Many healthcare organizations are unprepared for new federal regulations and other security challenges, according to a study. Security budgets are low, organizations don't have response plans for threats or a security breach, and a designated chief security officer isn't in place.
The Health Information Technology for Economic and Clinical Health Act (HITECH) provisions of the U.S. American Recovery and Reinvestment Act (ARRA) of 2009 includes new regulations for maintaining privacy and security of patient health data, but healthcare providers aren't ready, according to the results of the 2009 Security Survey from the Healthcare Information and Management Systems Society, sponsored by Symantec.
The survey, which questioned healthcare IT and security professionals, found that three quarters of organizations that conduct formal risk assessments found patient data at risk due to inadequate security controls, policies, and processes.
Three-quarters of surveyed organizations conduct formal risk analyses, but only half of those do so on a yearly basis or more frequently. The figure has remained the same in the past year. "Conducting this analysis positions organizations to identify gaps in their security controls and/or policies and procedures," HIMSS said.
"One-third of respondents reported that their organization has had at least one known case of medical identity theft at their organization. Only a handful of these organizations, however, has experienced direct consequences from the breach," HIMSS said.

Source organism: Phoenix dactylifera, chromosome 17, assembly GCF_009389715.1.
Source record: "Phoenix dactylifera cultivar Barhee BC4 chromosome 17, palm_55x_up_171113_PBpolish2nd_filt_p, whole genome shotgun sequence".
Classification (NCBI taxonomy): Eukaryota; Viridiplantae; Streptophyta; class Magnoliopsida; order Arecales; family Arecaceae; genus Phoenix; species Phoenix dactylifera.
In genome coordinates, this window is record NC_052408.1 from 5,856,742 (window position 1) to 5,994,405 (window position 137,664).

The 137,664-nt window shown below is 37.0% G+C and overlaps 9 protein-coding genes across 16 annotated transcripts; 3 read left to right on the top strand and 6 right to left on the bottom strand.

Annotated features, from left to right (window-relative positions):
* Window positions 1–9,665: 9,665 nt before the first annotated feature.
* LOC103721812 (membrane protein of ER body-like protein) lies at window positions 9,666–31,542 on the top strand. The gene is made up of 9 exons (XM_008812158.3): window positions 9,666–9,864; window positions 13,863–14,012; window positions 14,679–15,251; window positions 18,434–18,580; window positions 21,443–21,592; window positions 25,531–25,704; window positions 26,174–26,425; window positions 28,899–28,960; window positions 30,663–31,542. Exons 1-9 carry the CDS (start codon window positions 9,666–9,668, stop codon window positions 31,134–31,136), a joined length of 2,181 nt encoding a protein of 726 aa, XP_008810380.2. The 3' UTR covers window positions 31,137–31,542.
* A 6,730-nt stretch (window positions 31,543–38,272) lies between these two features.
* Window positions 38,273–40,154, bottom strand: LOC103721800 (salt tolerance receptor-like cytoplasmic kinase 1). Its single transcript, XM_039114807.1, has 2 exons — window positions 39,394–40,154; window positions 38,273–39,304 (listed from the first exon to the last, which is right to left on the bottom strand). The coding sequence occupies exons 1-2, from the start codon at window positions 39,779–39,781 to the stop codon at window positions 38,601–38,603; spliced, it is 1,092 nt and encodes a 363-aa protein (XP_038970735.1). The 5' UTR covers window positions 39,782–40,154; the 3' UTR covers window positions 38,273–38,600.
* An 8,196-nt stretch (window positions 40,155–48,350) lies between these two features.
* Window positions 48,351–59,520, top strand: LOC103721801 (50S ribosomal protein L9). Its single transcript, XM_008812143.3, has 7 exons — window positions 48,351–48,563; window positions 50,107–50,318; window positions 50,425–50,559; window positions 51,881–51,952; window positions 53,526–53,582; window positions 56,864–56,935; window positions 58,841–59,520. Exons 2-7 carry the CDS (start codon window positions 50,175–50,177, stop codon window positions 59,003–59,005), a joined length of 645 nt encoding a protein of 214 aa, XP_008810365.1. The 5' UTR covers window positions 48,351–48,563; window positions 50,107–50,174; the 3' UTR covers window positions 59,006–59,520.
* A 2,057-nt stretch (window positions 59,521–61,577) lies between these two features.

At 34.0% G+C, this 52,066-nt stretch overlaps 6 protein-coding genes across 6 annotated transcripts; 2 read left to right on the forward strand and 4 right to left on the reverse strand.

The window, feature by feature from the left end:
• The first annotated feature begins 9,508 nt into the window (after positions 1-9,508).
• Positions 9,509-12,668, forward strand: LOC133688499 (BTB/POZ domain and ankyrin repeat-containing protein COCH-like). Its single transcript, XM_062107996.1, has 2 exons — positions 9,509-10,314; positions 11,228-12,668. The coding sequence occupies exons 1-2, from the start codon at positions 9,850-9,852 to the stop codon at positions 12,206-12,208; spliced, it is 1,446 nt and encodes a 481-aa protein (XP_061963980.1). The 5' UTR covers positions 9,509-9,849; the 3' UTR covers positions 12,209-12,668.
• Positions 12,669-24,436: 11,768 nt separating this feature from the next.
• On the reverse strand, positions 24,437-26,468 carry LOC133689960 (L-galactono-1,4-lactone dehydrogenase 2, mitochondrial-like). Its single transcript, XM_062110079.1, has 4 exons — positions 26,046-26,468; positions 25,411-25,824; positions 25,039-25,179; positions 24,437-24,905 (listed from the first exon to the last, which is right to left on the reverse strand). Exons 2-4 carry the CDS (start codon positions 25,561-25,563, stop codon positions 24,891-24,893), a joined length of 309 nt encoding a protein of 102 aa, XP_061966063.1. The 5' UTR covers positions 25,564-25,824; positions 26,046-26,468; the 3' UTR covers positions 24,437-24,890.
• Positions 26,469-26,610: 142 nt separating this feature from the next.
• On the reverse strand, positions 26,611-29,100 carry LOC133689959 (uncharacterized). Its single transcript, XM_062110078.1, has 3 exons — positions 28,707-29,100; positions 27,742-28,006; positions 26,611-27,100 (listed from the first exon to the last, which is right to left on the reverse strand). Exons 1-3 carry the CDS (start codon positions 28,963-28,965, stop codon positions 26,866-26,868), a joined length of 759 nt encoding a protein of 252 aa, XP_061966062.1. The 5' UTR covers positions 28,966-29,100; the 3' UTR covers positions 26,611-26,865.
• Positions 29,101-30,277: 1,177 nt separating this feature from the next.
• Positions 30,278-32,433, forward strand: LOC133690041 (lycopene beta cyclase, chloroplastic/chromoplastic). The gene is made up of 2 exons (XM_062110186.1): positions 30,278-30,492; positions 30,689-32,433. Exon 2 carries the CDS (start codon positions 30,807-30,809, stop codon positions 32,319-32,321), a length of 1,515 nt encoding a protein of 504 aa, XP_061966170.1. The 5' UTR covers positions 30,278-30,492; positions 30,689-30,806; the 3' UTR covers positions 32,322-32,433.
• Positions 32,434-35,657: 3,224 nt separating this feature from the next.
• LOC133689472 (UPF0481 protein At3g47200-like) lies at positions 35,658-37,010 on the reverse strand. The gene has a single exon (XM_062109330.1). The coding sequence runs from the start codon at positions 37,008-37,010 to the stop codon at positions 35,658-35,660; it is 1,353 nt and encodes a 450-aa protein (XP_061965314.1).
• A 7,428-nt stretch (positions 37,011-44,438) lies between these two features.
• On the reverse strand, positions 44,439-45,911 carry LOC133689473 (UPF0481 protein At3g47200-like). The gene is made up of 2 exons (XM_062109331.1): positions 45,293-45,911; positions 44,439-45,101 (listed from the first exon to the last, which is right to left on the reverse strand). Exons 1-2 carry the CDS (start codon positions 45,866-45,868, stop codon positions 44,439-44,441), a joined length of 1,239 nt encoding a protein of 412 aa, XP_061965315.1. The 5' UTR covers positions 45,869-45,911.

Healthcare organizations aren't using current security technologies, the study found. Respondents widely use logs from firewalls, applications, and servers as information sources, yet only 25% of respondents reported electronic analysis of the data. While respondents use firewalls and user access controls, only 67% of responding organizations use encryption, and half encrypt stored data.
About 60% of respondents reported their organization spends 3% or less of their organization's IT budget on information security, consistent with the level of spending identified in 2008. Respondents described their environments at a middle rate of maturity, with an average score of 4.27 on a scale where 7 is the most mature. Fewer than half of respondents said their organizations have a formally designated chief information security officer or chief security officer.
Nearly all respondents said their organizations actively work to determine the cause and origin of security breaches. But only half have a plan for responding to threats or incidents related to security breaches, the study said.
Nearly all respondents said their organizations share patient data electronically, mostly with state government entities. Organizations are also likely to share data in the future with Health Information Exchanges and Regional Health Information Organizations (two types of organizations for disseminating e-health records, mandated by ARRA).
A little less than half of these organizations, 41%, "indicated that these sharing arrangements have resulted in the use of additional security controls beyond those that were already in place at their organizations. This is consistent with the data reported in the 2008 survey," HIMSS said.
E-mail encryption and single sign-on were the security technologies not present in organizations that were most likely to be installed in the future, according to the report.
For Further Reading:
Blue Cross of Northeast Pennsylvania, the University of Louisville School of Medicine, and a range of large and small healthcare providers are using mobile apps to improve care and help patients manage their health. Find out how. Download the report here (registration required).br